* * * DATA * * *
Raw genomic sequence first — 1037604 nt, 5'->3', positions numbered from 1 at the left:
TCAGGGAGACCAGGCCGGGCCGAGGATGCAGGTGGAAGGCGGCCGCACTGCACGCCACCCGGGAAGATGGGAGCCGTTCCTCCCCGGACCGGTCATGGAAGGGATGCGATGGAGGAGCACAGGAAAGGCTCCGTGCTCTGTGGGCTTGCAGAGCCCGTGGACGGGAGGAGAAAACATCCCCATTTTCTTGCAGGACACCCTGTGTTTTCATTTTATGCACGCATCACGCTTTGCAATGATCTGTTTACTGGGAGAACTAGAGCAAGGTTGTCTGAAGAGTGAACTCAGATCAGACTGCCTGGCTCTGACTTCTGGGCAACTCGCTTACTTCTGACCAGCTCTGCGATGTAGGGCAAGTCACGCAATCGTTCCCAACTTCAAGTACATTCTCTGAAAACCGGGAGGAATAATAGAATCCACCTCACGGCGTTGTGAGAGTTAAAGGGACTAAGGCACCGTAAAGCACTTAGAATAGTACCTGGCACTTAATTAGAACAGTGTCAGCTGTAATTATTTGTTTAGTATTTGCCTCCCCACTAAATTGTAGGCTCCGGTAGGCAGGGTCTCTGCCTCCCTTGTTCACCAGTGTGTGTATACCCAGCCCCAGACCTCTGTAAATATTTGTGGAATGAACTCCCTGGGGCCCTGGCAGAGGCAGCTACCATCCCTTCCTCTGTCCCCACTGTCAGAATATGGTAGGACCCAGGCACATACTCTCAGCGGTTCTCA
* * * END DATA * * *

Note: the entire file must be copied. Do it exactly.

Raw genomic sequence first — 1037604 nt, 5'->3', positions numbered from 1 at the left:
TCAGGGAGACCAGGCCGGGCCGAGGATGCAGGTGGAAGGCGGCCGCACTGCACGCCACCCGGGAAGATGGGAGCCGTTCCTCCCCGGACCGGTCATGGAAGGGATGCGATGGAGGAGCACAGGAAAGGCTCCGTGCTCTGTGGGCTTGCAGAGCCCGTGGACGGGAGGAGAAAACATCCCCATTTTCTTGCAGGACACCCTGTGTTTTCATTTTATGCACGCATCACGCTTTGCAATGATCTGTTTACTGGGAGAACTAGAGCAAGGTTGTCTGAAGAGTGAACTCAGATCAGACTGCCTGGCTCTGACTTCTGGGCAACTCGCTTACTTCTGACCAGCTCTGCGATGTAGGGCAAGTCACGCAATCGTTCCCAACTTCAAGTACATTCTCTGAAAACCGGGAGGAATAATAGAATCCACCTCACGGCGTTGTGAGAGTTAAAGGGACTAAGGCACCGTAAAGCACTTAGAATAGTACCTGGCACTTAATTAGAACAGTGTCAGCTGTAATTATTTGTTTAGTATTTGCCTCCCCACTAAATTGTAGGCTCCGGTAGGCAGGGTCTCTGCCTCCCTTGTTCACCAGTGTGTGTATACCCAGCCCCAGACCTCTGTAAATATTTGTGGAATGAACTCCCTGGGGCCCTGGCAGAGGCAGCTACCATCCCTTCCTCTGTCCCCACTGTCAGAATATGGTAGGACCCAGGCACATACTCTCAGCGGTTCTCA